BlockAvenue is a location-based website which is like “Yelp for neighborhoods.” Grades A to F are assigned to an area by aggregating more than 50 million data points on quality-of-life factors such as crime, sex offenders, restaurants, attractions and schools. Users can contribute reviews, comments and opinions on an area, or on features of that area such as parks and businesses. Renters, prospective home-owners or visitors can use BlockAvenue to get a real sense of what a neighborhood is like, and where it’s heading.
Cantina worked with BlockAvenue to help design and develop the product in order to launch a minimum viable product (MVP), the goal of which was to get good press, get early user feedback, and interest angel and venture capital investors. The project succeeded on each of those fronts.
Cantina’s lead consultant acted as interim-CTO and architect heading up development with creative support for art direction and graphics. Cantina also worked with BlockAvenue to select and hire the core team, design the product roadmap, and manage other technical and strategic considerations.
Challenge: Get From a Concept to a Product
BlockAvenue started development on an initial concept private alpha release and realized that more senior level development people, and a large-scale technology architect, would be needed to achieve their goals. With angel funding powering development, but no live site to show, BlockAvenue needed to quickly release a product that would be well received by users, the press, and the investor community. The company needed to develop momentum to get through current and next rounds of funding, build an initial user base, and attract top talent for their core product team.
In addition to the challenge of creating the right product, it was clear BlockAvenue had become a “big data” company, bringing with it concerns about scalability and performance as well as managing the risks of choosing the right technology and architecture to power the product.
After speaking with top-tier consulting and development firms, they chose to go with Cantina, based on talent, personality and development philosophy. Cantina would provide technical expertise and help identify product definition challenges to be analyzed and refocused.
Approach: More than Reviews – It’s Big Data
The Cantina and BlockAvenue teams started with a fast-turnaround strategic review to assess the state of the data and current code base, as well as define what the product should do and the features required. In order to get to the MVP in as short a time as possible, an Agile development process was adopted for its efficiency, cost-effectiveness, and high degree of collaboration.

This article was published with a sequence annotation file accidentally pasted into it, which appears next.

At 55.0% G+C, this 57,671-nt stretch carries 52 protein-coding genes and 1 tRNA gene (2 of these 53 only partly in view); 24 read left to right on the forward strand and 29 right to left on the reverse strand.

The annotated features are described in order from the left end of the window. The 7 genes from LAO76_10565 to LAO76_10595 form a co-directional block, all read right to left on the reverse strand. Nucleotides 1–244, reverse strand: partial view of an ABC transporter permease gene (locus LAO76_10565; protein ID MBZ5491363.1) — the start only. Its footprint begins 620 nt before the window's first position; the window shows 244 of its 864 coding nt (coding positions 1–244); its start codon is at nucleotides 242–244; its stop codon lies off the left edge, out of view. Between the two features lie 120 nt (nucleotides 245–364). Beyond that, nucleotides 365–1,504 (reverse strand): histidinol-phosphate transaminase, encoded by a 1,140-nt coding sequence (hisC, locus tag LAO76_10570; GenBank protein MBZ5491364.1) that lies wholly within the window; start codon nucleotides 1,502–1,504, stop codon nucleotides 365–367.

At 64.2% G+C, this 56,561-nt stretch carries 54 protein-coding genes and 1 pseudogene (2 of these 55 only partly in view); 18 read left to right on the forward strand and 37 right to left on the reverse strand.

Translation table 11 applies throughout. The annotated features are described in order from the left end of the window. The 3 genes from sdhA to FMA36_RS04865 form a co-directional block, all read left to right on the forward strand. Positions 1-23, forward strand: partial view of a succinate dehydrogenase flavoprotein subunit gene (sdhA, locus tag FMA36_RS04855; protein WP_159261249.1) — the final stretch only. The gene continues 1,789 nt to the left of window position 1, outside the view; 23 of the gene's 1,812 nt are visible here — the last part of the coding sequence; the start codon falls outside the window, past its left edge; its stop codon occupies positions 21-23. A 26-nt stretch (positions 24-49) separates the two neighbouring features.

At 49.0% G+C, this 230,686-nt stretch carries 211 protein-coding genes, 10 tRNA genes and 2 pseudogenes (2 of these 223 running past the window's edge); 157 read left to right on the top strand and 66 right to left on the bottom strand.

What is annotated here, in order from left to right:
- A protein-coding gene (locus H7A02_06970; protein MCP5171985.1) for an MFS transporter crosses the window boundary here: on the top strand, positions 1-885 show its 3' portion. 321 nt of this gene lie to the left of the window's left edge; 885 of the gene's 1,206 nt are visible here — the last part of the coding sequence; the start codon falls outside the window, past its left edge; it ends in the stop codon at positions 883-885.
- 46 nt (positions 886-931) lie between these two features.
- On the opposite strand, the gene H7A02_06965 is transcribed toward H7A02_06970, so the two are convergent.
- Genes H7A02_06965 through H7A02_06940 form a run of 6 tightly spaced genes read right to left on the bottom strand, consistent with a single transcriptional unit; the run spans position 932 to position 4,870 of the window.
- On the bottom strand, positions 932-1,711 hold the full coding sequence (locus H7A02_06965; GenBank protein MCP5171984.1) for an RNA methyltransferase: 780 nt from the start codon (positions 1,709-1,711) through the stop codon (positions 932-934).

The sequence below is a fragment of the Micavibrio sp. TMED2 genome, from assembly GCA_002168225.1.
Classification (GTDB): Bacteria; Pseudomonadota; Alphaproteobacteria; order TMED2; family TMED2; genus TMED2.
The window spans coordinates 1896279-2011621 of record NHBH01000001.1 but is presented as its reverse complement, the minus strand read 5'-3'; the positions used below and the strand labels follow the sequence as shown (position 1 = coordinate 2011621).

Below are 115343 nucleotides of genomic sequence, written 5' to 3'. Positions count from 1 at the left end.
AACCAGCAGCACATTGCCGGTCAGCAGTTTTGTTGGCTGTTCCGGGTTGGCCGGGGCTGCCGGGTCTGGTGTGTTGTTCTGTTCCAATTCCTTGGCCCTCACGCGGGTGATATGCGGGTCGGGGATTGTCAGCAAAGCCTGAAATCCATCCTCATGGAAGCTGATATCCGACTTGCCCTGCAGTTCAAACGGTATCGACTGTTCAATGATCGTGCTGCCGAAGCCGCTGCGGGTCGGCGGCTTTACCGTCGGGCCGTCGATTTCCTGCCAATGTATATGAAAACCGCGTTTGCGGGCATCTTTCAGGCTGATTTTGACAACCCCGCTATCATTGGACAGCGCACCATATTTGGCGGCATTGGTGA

The current state of the product was assessed: a LAMP-based application using PHP and hosted on a set of private servers. After outlining the features required for the MVP, it was decided to move to a cloud-hosted Rails application that would allow faster development and be able to quickly scale as traffic levels fluctuated.
The ability for users can add their own area reviews in the form of BlockReviews was incorporated into the service. In addition a number of external data feeds including schools, sex offenders, crimes, restaurants and more were integrated. This allowed BlockAvenue to offer users unprecedented visibility into the experience of an area from a number of perspectives, while building it’s own proprietary data set.
BlockAvenue also provides BlockScores, an A to F grade of an area, for the entire US based on available third-party data and BlockReviews. To achieve fine granularity the US into divided into 1.9 billion tiles (approximately 300 sq. ft. sections).
To support the scalability and performance required for displaying BlockScores, a custom tiling server based on REDIS was developed. Unlike traditional tiling servers which return images, this server allows layering and querying layers of arbitrary data at multiple levels of resolution across the entire globe. With response times averaging 100ms, with many under 70ms, this solution scaled successfully without requiring costly IT infrastructure.
- REDIS for the tiling server, caching, message queue, and job processing
- Ruby on Rails
- AWS EC2
- Backbone.js and jQuery
- AJAX, PJAX, and progressive display techniques for dynamic UI
- UserVoice for user Feedback
- NewRelic for application monitoring and statistics
Results: A Product is Launched and Gets Big Press
The BlockAvenue technology solution was delivered on time, on budget and fully functional. The service expanded from a review site to a large-scale data-driven multi-use site that flexibly informs people about what’s important to them at any given location.
BlockAvenue received wide-ranging press coverage. For instance the Boston Globe said “On the Internet, you can dole out stars and write reviews for doctors, hotels, restaurants, and even your evil employer. Now a Cambridge start-up, Block Avenue, will do the same for the street where you live.”
The next areas of focus are expanding the product, getting to the next level of funding, building the core team, and creating new revenue streams by selling the technology to real estate and other location-based businesses. As the system matures BlockAvenue will be able to provide insights for trend spotting and providing civic organizations with a new view of their region.